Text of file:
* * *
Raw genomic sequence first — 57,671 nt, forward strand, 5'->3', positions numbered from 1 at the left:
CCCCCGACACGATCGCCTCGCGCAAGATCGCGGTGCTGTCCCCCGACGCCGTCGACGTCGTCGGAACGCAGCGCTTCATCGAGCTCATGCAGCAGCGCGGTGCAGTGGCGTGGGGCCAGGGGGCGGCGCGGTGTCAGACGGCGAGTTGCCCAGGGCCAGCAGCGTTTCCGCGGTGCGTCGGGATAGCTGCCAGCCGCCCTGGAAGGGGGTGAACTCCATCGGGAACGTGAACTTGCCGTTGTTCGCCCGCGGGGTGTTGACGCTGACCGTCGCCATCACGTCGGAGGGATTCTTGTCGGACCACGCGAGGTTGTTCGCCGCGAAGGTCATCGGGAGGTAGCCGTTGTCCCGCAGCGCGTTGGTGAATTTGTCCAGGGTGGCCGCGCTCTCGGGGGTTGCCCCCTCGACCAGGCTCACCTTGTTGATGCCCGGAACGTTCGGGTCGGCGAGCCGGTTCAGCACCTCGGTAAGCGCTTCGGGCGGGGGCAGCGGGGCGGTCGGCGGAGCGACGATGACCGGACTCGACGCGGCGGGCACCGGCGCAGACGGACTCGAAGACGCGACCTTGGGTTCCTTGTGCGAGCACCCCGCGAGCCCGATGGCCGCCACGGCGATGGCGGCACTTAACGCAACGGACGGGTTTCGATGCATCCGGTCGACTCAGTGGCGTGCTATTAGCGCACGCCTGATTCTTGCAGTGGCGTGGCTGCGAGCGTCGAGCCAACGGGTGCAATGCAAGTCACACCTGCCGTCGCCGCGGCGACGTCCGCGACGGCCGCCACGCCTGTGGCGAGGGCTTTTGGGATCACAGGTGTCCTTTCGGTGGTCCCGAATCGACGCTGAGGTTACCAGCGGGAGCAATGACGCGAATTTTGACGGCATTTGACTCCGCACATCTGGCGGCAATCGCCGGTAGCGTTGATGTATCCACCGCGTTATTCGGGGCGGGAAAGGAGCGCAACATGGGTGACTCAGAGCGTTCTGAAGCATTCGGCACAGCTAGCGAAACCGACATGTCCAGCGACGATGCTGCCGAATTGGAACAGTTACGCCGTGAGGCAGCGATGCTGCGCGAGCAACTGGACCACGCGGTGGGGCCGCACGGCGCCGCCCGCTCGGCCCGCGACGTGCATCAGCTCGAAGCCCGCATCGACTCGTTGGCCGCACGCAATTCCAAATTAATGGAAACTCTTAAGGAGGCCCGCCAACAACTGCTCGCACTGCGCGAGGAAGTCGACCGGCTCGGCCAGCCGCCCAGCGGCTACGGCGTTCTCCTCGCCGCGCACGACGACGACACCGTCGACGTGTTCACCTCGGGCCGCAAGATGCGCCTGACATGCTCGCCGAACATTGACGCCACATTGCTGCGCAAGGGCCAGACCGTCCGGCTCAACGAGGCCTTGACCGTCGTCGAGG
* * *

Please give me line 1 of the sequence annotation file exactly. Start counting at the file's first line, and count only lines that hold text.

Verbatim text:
Raw genomic sequence first — 57,671 nt, forward strand, 5'->3', positions numbered from 1 at the left: